04/07/2014, 00.00
SYRIA

Homs: Fr Frans Van of the Lugt, who fed Christians and Muslims, is killed

The reasons for the attack remain unclear. Some sources told AsiaNews that the priest was involved in mediation between the rebels and the army to save the local population, tried by starvation and constant shelling.

Damascus (AsiaNews) - Fr Frans Van der Lugt (pictured) was killed this morning in Homs, a rebel-held city under siege from government forces. The 75-year-old Jesuit priest had lived in Syria for 50 years.

In a statement, the Jesuit Curia of the Provinces of the Near East and the Maghreb reported that the clergyman "was abducted by armed men who beat him and then executed him with two bullets to the head" in front of the Jesuit residence in Homs.

The latter had become a refuge for many people whose homes had been destroyed by incessant shelling and bombing during two years of siege, and a place where they could share some of the food and water left in the city.

In February, AsiaNews had posted his appeal on behalf of the people of Homs, who were suffering from hunger and mental anguish resulting from bombing, shelling, insecurity and lack of medicines.

The siege and continued shelling in the city had reduced the Christian community from 60,000 to just 66, the Dutch priest said.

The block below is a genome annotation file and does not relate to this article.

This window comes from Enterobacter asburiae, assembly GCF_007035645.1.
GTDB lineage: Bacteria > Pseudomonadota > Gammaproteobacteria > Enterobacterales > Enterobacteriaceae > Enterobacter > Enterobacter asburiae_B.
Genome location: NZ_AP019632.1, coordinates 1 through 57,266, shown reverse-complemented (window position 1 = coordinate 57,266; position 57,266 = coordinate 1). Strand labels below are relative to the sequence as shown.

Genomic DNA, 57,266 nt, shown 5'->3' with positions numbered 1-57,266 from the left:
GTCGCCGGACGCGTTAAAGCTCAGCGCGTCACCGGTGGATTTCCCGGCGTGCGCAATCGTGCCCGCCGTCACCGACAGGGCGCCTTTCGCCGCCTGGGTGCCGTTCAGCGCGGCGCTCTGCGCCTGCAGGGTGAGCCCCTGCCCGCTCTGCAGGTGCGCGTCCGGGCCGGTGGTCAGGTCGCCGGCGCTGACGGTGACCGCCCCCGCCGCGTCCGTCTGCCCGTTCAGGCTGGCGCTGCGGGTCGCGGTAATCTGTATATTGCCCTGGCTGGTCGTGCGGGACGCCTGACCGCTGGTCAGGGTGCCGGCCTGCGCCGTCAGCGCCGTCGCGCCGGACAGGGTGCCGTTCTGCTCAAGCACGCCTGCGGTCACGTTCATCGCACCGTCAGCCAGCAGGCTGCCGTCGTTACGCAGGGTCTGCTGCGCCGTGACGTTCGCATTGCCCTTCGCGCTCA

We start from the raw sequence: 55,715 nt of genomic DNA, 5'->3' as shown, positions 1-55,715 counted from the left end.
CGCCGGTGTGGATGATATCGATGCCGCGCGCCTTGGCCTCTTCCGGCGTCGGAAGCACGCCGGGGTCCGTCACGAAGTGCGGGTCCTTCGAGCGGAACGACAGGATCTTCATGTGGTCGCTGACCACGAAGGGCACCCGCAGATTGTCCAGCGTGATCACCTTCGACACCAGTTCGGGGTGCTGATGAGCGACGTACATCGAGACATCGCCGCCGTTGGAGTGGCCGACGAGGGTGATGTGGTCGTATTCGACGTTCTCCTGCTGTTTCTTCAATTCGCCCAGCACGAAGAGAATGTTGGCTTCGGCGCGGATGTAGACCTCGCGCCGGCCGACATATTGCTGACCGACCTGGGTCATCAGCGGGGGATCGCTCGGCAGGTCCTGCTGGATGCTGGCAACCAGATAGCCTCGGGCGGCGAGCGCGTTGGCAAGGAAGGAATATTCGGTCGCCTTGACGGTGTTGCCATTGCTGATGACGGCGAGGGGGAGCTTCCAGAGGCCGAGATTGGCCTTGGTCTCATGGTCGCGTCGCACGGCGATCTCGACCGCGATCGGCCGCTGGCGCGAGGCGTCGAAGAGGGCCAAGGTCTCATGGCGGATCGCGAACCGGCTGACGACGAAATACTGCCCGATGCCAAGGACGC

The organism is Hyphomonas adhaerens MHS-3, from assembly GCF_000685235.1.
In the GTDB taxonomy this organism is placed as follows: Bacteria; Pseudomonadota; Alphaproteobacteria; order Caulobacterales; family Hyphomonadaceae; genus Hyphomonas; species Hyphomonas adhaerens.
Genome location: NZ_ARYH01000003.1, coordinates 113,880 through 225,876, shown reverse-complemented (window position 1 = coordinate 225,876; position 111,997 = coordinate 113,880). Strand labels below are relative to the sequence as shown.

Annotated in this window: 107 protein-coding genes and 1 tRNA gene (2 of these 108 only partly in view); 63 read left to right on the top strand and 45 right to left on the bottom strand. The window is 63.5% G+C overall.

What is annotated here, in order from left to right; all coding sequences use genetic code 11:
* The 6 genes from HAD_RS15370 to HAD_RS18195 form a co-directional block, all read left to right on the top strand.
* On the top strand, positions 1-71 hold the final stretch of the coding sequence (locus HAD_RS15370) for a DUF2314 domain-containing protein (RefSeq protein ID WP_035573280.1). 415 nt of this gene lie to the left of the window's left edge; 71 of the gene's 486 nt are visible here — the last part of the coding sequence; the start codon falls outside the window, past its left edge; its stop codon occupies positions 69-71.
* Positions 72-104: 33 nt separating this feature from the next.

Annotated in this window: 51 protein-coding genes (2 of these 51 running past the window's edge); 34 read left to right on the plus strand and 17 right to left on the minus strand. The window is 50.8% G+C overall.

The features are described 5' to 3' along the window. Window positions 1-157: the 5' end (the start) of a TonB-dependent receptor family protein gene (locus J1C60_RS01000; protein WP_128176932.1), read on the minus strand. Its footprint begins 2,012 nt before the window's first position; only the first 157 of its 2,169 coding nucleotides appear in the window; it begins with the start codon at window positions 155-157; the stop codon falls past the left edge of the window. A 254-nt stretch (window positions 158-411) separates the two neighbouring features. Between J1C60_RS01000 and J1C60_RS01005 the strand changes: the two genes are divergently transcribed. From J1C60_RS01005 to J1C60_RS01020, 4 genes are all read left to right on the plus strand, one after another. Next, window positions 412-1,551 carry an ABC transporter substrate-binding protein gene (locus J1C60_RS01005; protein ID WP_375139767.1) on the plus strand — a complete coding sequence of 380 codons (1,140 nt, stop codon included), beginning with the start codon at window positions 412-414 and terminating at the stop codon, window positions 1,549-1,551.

Fr Van of the Lugt never tried to leave Homs. In an interview a few months ago, he had said: "The Syrian people have given me so much, so much kindness, inspiration and everything they have. If the Syrian people are suffering now, I want to share their pain and their difficulties."

The reasons for the attack remain unclear. Some sources told AsiaNews that the clergyman was involved in mediation between the rebels and the army to save the people of Homs.

The Jesuit priest had come to Syria in 1966 after studying Arabic for two years in Lebanon.

Fr Frans van der Lugt stayed in Homs even when 1,400 people were able to leave the city thanks to an UN-mediated truce and food and water were brought in.

A few days before the truce, the priest had posted a video describing the dramatic situation of the people of Homs.

In it, he could be heard saying, "We, Christians and Muslims, live in difficult and painful conditions; we especially suffer from hunger. We love life and we do not want to die or drown in an ocean of death and suffering."

A yellow sign next to him read: "Starvation is more painful than dying of chemical weapons."

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